symptoms, early symptoms and signs of paralysis

symptoms, early symptoms and signs of paralysis

  • 2021-07-24 02:10:32
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Symptoms of paralysis

Typical symptoms: abnormal posture, abnormal motor system, abnormal reflex and abnormal muscle tone. It varies according to different clinical types. Spastic type is characterized by increased muscle tone, while hypotension type is characterized by paralyzed limbs with soft limbs, but tendon reflex can still be induced.

Related symptoms: Paraplegia, sensory disturbance, strong facial muscles and disappearance of facial striations

Diagnosis of paralysis symptoms

I. Symptoms

1. Clinical characteristics

(1) Characteristics of upper motor neuron paralysis:

Because the cortical motor area and descending pyramidal tract dominate muscle groups intensively, the lesion often leads to paralysis of the whole limb (monoplegia) and paralysis of one limb (hemiplegia); Bilateral lesions can cause paraplegia of both lower limbs or quadriplegia. The muscle tension of the affected limb increased, tendon hyperreflexia, shallow reflex weakened or disappeared, pathological reflex appeared, and there was no muscular atrophy and muscle bundle tremor, but apraxia muscular atrophy could be seen after long-term paralysis. Electromyography showed that nerve conduction velocity was normal and there was no denervation potential.

Acute severe lesions such as acute stroke and acute myelitis, due to sudden interruption of pyramidal tract, spinal cord shock occurs, muscle stretch reflex is inhibited, showing flaccid paralysis, and tendon reflex decreases or disappears. After several days or weeks, the stretch reflex recovered and turned into hypertonia and hyperreflexia of tendon. The length of shock period depends on the degree of lesion and whether it is complicated with infection and other complications. Because the muscle spindle is more sensitive to distraction reflex than before illness, especially the muscle tension of upper limb flexor and lower limb extensor is higher. It shows that the initial resistance is large, and then the resistance drops rapidly, showing clasp-knife phenomenon.

(2) Characteristics of lower motor neuron paralysis:

Muscle tension of paralyzed muscles decreased, tendon reflex weakened or disappeared (single synapse stretch reflex was interrupted by lower motor neuron injury), and muscular atrophy appeared in the early stage (about several weeks) (muscular trophic disorder of anterior horn cells), and muscle bundle tremor was seen without pathological reflex. Electromyography showed decreased nerve conduction velocity and denervated potential.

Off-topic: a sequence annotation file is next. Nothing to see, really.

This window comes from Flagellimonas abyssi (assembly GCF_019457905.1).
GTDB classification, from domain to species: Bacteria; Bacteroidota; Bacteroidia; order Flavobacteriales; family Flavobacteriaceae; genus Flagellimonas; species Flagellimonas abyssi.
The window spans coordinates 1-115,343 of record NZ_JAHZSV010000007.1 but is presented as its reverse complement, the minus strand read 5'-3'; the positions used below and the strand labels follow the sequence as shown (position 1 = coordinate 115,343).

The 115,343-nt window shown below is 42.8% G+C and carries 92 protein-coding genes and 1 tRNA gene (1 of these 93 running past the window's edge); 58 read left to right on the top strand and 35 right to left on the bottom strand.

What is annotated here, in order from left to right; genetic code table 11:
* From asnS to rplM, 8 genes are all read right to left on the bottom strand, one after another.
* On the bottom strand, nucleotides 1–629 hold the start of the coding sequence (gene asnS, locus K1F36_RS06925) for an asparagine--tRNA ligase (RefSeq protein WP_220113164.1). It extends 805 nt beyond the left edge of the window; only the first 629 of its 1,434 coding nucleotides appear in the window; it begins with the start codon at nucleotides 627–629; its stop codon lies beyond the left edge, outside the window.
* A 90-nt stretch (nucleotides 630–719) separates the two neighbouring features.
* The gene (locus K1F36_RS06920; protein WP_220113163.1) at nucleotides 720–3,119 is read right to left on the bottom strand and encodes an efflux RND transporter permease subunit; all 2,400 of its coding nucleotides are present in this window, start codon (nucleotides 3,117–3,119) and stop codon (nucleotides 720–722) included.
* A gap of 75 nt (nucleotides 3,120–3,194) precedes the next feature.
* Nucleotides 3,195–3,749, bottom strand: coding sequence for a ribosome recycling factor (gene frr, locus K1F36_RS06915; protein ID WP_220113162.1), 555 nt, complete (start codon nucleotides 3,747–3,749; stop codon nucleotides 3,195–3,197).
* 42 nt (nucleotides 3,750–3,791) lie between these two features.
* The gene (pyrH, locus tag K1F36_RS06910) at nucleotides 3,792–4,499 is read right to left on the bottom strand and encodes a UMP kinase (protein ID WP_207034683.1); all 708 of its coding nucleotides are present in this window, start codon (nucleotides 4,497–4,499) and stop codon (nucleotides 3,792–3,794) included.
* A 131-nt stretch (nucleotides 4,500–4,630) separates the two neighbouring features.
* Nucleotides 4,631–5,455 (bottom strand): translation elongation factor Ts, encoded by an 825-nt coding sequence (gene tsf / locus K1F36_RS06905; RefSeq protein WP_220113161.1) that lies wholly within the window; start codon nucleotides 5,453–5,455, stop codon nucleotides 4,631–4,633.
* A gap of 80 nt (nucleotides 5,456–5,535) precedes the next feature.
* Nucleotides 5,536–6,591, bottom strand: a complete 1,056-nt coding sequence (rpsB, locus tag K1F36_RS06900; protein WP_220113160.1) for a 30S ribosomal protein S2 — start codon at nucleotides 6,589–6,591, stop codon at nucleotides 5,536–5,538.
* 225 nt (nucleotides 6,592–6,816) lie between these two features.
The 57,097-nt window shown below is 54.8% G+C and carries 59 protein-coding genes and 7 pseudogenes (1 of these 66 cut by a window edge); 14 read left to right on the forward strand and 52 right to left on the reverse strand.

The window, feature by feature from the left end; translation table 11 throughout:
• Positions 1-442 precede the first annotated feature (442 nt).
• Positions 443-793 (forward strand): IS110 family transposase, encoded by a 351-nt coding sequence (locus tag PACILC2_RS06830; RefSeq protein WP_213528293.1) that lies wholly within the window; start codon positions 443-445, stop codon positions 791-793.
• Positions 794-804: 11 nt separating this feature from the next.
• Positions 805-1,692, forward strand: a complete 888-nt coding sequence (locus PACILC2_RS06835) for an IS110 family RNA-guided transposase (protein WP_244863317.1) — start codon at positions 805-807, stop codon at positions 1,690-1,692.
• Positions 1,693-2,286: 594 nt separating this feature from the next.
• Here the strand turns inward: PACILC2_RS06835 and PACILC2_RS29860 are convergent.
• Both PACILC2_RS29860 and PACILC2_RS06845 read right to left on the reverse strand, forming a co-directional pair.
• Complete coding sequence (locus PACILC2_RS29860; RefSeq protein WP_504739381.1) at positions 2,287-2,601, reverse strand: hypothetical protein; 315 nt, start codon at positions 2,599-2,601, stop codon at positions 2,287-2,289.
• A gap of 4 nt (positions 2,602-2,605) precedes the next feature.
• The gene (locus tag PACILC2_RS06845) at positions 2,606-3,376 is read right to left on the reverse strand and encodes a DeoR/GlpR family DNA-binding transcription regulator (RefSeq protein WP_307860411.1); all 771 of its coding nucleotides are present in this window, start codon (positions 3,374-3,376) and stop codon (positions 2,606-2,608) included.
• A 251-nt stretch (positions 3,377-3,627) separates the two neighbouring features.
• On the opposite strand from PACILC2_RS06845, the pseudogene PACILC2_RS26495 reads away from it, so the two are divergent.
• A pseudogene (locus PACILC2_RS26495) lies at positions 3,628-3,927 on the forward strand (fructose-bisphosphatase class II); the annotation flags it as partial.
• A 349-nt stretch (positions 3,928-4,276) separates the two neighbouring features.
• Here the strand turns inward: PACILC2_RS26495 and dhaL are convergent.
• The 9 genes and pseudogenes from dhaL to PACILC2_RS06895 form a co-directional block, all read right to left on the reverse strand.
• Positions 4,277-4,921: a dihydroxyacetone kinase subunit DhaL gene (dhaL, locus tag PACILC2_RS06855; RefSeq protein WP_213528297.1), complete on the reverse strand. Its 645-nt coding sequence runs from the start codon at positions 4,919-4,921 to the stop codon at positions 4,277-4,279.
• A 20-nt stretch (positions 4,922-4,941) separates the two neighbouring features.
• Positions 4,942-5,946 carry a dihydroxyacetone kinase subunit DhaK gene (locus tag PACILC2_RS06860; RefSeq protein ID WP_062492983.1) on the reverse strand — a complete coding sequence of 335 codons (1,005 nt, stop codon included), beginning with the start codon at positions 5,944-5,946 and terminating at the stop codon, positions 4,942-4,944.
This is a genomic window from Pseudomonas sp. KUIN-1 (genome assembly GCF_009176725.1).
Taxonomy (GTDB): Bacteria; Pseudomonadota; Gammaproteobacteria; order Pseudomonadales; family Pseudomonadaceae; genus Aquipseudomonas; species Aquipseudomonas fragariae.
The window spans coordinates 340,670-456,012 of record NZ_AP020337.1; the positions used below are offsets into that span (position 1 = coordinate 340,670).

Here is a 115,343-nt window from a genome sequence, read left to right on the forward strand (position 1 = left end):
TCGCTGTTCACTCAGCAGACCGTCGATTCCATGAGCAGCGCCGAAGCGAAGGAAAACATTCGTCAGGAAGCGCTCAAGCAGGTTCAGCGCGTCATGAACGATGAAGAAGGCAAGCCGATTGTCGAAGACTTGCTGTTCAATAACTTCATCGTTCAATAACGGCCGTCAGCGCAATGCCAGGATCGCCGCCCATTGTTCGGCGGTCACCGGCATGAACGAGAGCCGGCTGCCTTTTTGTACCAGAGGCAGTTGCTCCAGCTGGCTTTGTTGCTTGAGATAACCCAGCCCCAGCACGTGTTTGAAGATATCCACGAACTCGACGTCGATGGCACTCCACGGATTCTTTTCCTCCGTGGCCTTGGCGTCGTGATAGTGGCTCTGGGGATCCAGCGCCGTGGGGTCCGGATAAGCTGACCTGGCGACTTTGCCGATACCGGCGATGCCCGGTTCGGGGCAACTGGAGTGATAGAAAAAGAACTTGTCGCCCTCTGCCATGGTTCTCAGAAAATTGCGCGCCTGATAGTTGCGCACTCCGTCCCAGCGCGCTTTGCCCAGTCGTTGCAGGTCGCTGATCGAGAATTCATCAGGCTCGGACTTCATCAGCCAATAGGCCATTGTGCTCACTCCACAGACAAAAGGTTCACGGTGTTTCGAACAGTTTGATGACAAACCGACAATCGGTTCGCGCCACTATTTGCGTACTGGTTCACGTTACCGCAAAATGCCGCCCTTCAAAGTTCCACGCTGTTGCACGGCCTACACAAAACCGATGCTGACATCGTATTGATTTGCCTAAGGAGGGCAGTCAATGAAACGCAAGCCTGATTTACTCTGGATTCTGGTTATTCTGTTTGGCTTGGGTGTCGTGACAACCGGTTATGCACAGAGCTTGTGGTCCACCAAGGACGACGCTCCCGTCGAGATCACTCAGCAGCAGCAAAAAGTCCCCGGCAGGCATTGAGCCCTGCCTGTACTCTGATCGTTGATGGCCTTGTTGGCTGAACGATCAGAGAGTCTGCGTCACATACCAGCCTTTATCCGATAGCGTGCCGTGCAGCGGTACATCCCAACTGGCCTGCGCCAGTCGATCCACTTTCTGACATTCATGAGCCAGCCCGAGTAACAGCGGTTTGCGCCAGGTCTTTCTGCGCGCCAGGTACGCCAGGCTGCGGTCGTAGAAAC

Lower motor neuron lesions are mostly caused by one or several adjacent spinal nerve roots, peripheral nerves or nerve plexus lesions, which often only invade a certain muscle group and cause partial muscle paralysis or single limb paralysis; Multiple nerve roots or neuropathy can also cause quadriplegia such as Guillain-Barr syndrome.

2. Localization diagnosis of upper and lower motor neuron paralysis

(1) Clinical manifestations of upper motor neuron disease:

① Cortex motor area: Localized lesion leads to contralateral monoplegia, or contralateral upper limb paralysis complicated with central facial paralysis. Irritating lesions cause focal twitch seizures, spats and epilepsy in corresponding parts of the contralateral body.

② Subcortical white matter: It is a radial crown formed by projection fibers between cortex and internal capsule. The closer the nerve fibers are to cortex, the more dispersed they are, which can cause contralateral monoplegia, and the deeper the fibers are, the more concentrated they are, which can lead to contralateral unequal hemiplegia.

③ InteRNAl capsule: The motor fibers are the most concentrated, and the small lesions are enough to damage the whole pyramidal tract, causing tripartite sign. The involvement of the knee and the front 2/3 of the hind limb of the internal capsule causes contralateral equal hemiplegia (central facial paralysis, tongue paralysis and limb paralysis), the involvement of the back 1/3 of the hind limb causes contralateral hemiplegia, and the involvement of visual radiation causes contralateral homogeneous hemianopia.